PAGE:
TOPIC: Ticks - tick-borne encephalitisArticle
31. 03. 2020
Vaccination and wearing appropriate clothing are the best prevention against tick bites
A tick can transmit many diseases that can have severe health consequences. Good news is, that you can get a protective vaccine for at least against one of them- tick-borne encephalitis. Other diseases are best prevented by wearing good protective clothing when in areas with high occurrence of ticks.
Approximately one in four ticks are infected and transfer different types of diseases, the most common are tick-borne encephalitis and Lyme borreliosis. Based on the newest study published by Protean, who studied more than 12 thousand tick, found that roughly 10.27% of them where infected with Lyme disease, and 2.65% with the encephalitis virus, which can have severe health complications, such as chronic headache, sleep disorders, concentration and balance issues, depression, tremors, paralysis of facial muscles or limbs.
Vaccination as effective prevention
“Over the summertime, we are implementing a fast-track vaccination scheme. This means, that the second dose is administered just 14 days after the first vaccine. The third (and last) dose is given after 5 to 12 months. It is crucial that the client comes at a time when they are healthy and haven’t taken antibiotics in the previous two weeks. It is also important that you maintain a period of rest for at least 48 hours after the vaccination, which means no physical activity and no alcohol consumption. Vaccinations are available at all of our clinics. If you want to maintain a protective level of antibodies, you need to get a top-up vaccine after 3 years, and every 5 years after that”, as recommended by our healthcare professionals.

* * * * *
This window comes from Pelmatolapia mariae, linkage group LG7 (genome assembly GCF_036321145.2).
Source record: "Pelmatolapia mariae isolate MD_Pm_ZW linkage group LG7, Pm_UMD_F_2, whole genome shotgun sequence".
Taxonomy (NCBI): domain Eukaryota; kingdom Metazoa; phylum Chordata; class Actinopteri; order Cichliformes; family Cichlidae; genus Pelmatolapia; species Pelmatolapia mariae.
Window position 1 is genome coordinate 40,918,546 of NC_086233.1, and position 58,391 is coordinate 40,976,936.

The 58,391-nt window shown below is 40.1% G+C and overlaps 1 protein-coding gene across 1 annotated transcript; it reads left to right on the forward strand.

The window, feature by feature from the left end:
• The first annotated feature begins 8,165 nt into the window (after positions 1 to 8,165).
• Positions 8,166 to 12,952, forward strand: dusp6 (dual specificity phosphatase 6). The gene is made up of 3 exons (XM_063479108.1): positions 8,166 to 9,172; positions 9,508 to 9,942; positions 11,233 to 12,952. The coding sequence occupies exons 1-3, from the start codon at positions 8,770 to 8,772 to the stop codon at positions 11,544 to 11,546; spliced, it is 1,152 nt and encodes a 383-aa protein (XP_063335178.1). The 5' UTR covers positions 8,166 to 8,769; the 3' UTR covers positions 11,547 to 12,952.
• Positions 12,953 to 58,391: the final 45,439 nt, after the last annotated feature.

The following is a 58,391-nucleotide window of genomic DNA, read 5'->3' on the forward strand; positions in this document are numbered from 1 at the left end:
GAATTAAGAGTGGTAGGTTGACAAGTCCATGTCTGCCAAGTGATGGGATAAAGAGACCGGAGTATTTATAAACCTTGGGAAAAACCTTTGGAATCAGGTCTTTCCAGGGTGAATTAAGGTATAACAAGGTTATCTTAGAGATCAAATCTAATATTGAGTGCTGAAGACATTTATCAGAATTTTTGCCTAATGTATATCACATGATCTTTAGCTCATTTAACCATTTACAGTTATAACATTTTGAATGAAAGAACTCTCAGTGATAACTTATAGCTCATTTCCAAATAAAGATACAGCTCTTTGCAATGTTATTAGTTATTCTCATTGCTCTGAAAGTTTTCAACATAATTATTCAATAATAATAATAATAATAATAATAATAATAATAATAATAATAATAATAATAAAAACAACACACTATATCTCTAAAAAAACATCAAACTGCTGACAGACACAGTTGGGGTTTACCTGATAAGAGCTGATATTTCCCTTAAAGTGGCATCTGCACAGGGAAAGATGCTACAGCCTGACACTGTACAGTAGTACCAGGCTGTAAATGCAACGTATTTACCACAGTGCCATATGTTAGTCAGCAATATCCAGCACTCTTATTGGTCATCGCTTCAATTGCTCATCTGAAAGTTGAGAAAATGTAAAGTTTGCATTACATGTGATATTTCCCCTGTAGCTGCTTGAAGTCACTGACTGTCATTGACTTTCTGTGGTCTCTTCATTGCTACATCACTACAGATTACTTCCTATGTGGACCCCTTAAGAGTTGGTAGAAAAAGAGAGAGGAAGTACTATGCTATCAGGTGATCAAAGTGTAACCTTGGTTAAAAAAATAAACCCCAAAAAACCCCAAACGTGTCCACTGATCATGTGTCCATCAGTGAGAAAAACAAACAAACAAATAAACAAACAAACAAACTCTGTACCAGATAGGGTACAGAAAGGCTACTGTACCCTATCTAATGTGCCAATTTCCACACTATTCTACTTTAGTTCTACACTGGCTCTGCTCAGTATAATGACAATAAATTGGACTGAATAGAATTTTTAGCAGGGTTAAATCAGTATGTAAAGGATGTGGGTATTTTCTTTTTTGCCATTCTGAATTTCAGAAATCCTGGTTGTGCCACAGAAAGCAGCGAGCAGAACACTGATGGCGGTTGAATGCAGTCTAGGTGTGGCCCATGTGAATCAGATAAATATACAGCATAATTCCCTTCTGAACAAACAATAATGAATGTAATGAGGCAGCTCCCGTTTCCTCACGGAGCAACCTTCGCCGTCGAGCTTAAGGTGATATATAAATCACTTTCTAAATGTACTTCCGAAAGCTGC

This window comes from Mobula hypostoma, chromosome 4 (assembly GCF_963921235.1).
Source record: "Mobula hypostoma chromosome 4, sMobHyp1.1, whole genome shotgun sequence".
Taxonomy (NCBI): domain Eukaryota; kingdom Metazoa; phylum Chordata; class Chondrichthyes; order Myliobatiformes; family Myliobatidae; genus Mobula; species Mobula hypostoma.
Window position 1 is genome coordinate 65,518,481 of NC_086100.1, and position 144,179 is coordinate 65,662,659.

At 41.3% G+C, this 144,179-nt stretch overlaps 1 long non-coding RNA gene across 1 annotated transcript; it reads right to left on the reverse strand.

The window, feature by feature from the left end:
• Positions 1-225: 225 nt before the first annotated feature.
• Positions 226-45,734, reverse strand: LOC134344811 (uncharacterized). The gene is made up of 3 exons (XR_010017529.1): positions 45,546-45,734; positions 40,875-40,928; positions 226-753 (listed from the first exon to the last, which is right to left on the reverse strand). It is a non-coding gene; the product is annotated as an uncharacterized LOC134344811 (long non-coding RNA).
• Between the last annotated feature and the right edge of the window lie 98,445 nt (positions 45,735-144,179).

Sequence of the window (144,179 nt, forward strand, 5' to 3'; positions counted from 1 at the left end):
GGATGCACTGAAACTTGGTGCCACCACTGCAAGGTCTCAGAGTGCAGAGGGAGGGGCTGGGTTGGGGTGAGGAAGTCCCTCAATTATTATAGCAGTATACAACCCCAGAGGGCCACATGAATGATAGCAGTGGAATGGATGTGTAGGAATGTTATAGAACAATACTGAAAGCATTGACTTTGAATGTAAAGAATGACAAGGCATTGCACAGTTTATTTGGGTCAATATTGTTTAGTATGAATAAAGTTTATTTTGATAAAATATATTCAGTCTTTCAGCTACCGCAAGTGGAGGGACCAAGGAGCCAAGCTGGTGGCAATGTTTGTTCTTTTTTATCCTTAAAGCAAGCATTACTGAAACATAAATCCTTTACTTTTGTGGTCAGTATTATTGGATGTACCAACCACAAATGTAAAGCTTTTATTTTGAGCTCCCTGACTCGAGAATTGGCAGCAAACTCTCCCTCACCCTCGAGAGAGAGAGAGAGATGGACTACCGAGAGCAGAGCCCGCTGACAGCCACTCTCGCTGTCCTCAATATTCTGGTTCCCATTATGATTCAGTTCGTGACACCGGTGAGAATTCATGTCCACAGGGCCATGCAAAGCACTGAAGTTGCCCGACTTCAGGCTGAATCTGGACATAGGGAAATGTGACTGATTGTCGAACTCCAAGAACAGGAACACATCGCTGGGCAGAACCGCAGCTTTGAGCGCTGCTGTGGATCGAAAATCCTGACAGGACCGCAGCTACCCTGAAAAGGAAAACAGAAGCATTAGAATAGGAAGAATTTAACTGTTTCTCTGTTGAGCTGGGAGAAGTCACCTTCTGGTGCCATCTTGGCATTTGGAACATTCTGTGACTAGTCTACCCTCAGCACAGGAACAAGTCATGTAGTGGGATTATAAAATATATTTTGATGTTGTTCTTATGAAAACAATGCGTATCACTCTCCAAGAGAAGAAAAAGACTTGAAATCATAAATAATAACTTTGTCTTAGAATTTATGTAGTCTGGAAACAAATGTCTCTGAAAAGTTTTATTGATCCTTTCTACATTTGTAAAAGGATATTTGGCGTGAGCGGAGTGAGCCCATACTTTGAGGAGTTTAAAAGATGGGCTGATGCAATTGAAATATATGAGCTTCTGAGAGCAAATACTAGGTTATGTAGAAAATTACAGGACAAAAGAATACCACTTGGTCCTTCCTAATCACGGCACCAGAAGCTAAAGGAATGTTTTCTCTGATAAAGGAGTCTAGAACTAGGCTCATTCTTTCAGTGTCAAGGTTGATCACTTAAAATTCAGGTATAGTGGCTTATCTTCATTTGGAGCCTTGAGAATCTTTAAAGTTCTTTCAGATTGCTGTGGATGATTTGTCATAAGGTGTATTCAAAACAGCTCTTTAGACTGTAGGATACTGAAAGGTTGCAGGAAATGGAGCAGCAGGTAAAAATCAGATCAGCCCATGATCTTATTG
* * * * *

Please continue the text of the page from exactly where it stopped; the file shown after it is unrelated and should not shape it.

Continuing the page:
What to do if you find a tick?
Remove it as soon as you find it to reduce risk of disease transmission. Cover the area of the bite and the tick itself with alcohol-based- disinfection, and let it soak for a couple of minutes. After disinfecting the area, use small tweezers or forceps to remove the tick. Grasp the tick as close to your skin as possible and use a side-to-side motion to gently remove it. It is no longer recommended to use petroleum jelly or to twist the tick in a counter-clockwise manner. Ideally, dispose of the removed tick by flushing it down the toilet.
Don’t underestimate signs and symptoms
Always see a doctor if you start having flu-like symptoms (fever, headache, muscle ache, fatigue, malaise), within 4-14 days of having a tick bite. Keep an eye on the site of the bite, and if within 3 to 30 days you start to notice a growing redness, which usually grows to a minimum of 3cm, but most often closer to 5 cm in diameter, seek medical attention without delay.